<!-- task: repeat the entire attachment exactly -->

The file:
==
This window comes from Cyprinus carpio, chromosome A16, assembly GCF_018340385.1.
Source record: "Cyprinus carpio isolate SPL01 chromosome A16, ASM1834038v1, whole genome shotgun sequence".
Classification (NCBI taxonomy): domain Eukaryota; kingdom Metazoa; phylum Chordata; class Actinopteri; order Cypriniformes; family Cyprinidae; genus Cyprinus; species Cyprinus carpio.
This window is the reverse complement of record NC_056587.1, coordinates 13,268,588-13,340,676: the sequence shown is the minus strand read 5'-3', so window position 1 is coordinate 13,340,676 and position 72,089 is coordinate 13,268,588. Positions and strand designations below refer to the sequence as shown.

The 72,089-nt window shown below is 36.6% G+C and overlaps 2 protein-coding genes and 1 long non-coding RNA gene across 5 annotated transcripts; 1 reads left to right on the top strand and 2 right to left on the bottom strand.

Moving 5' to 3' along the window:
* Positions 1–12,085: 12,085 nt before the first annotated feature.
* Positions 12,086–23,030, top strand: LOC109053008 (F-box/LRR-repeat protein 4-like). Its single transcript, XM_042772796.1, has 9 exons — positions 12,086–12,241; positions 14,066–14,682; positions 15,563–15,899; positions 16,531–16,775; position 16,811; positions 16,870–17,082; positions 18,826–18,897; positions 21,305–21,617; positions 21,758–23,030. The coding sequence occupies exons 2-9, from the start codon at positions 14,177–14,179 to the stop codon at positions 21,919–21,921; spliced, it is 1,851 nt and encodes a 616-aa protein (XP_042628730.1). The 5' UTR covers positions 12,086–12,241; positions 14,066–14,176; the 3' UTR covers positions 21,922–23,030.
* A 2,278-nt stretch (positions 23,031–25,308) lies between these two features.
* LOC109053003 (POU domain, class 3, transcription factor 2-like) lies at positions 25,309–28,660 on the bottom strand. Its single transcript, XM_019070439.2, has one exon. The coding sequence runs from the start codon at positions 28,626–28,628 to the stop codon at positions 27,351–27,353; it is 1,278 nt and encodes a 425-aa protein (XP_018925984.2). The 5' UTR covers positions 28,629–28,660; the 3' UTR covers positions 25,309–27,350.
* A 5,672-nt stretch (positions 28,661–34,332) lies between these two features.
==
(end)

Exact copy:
This window comes from Cyprinus carpio, chromosome A16, assembly GCF_018340385.1.
Source record: "Cyprinus carpio isolate SPL01 chromosome A16, ASM1834038v1, whole genome shotgun sequence".
Classification (NCBI taxonomy): domain Eukaryota; kingdom Metazoa; phylum Chordata; class Actinopteri; order Cypriniformes; family Cyprinidae; genus Cyprinus; species Cyprinus carpio.
This window is the reverse complement of record NC_056587.1, coordinates 13,268,588-13,340,676: the sequence shown is the minus strand read 5'-3', so window position 1 is coordinate 13,340,676 and position 72,089 is coordinate 13,268,588. Positions and strand designations below refer to the sequence as shown.

The 72,089-nt window shown below is 36.6% G+C and overlaps 2 protein-coding genes and 1 long non-coding RNA gene across 5 annotated transcripts; 1 reads left to right on the top strand and 2 right to left on the bottom strand.

Moving 5' to 3' along the window:
* Positions 1–12,085: 12,085 nt before the first annotated feature.
* Positions 12,086–23,030, top strand: LOC109053008 (F-box/LRR-repeat protein 4-like). Its single transcript, XM_042772796.1, has 9 exons — positions 12,086–12,241; positions 14,066–14,682; positions 15,563–15,899; positions 16,531–16,775; position 16,811; positions 16,870–17,082; positions 18,826–18,897; positions 21,305–21,617; positions 21,758–23,030. The coding sequence occupies exons 2-9, from the start codon at positions 14,177–14,179 to the stop codon at positions 21,919–21,921; spliced, it is 1,851 nt and encodes a 616-aa protein (XP_042628730.1). The 5' UTR covers positions 12,086–12,241; positions 14,066–14,176; the 3' UTR covers positions 21,922–23,030.
* A 2,278-nt stretch (positions 23,031–25,308) lies between these two features.
* LOC109053003 (POU domain, class 3, transcription factor 2-like) lies at positions 25,309–28,660 on the bottom strand. Its single transcript, XM_019070439.2, has one exon. The coding sequence runs from the start codon at positions 28,626–28,628 to the stop codon at positions 27,351–27,353; it is 1,278 nt and encodes a 425-aa protein (XP_018925984.2). The 5' UTR covers positions 28,629–28,660; the 3' UTR covers positions 25,309–27,350.
* A 5,672-nt stretch (positions 28,661–34,332) lies between these two features.